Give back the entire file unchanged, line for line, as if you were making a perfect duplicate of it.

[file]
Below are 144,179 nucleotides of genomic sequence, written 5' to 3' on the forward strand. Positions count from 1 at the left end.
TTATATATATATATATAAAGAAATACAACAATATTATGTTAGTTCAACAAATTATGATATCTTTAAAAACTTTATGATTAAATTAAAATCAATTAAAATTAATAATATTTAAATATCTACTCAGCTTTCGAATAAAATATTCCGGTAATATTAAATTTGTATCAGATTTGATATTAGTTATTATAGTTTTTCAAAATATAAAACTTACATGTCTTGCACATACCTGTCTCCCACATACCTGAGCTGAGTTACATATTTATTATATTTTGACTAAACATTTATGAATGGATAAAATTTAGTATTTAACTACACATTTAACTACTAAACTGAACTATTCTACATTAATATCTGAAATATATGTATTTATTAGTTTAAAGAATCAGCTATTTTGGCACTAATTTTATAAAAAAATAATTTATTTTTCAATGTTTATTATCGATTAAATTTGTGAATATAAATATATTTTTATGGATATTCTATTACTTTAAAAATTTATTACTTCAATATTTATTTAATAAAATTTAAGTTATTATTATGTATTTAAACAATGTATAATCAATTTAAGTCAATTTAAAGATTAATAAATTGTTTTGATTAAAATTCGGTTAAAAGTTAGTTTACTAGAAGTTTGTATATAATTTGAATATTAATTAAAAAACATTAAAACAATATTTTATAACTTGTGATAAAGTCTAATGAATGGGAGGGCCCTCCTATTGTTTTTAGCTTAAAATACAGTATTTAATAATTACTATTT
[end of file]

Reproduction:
Below are 144,179 nucleotides of genomic sequence, written 5' to 3' on the forward strand. Positions count from 1 at the left end.
TTATATATATATATATAAAGAAATACAACAATATTATGTTAGTTCAACAAATTATGATATCTTTAAAAACTTTATGATTAAATTAAAATCAATTAAAATTAATAATATTTAAATATCTACTCAGCTTTCGAATAAAATATTCCGGTAATATTAAATTTGTATCAGATTTGATATTAGTTATTATAGTTTTTCAAAATATAAAACTTACATGTCTTGCACATACCTGTCTCCCACATACCTGAGCTGAGTTACATATTTATTATATTTTGACTAAACATTTATGAATGGATAAAATTTAGTATTTAACTACACATTTAACTACTAAACTGAACTATTCTACATTAATATCTGAAATATATGTATTTATTAGTTTAAAGAATCAGCTATTTTGGCACTAATTTTATAAAAAAATAATTTATTTTTCAATGTTTATTATCGATTAAATTTGTGAATATAAATATATTTTTATGGATATTCTATTACTTTAAAAATTTATTACTTCAATATTTATTTAATAAAATTTAAGTTATTATTATGTATTTAAACAATGTATAATCAATTTAAGTCAATTTAAAGATTAATAAATTGTTTTGATTAAAATTCGGTTAAAAGTTAGTTTACTAGAAGTTTGTATATAATTTGAATATTAATTAAAAAACATTAAAACAATATTTTATAACTTGTGATAAAGTCTAATGAATGGGAGGGCCCTCCTATTGTTTTTAGCTTAAAATACAGTATTTAATAATTACTATTT